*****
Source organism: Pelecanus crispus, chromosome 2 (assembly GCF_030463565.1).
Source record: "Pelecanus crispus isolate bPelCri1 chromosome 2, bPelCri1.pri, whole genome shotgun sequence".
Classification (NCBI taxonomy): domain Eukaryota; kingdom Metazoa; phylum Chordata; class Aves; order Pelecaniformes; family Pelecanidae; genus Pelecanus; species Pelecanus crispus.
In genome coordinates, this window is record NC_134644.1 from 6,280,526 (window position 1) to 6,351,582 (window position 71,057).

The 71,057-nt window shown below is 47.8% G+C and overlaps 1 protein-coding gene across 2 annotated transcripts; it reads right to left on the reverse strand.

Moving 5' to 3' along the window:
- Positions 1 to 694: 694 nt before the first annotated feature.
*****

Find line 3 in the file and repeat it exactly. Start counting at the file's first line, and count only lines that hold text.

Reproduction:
Classification (NCBI taxonomy): domain Eukaryota; kingdom Metazoa; phylum Chordata; class Aves; order Pelecaniformes; family Pelecanidae; genus Pelecanus; species Pelecanus crispus.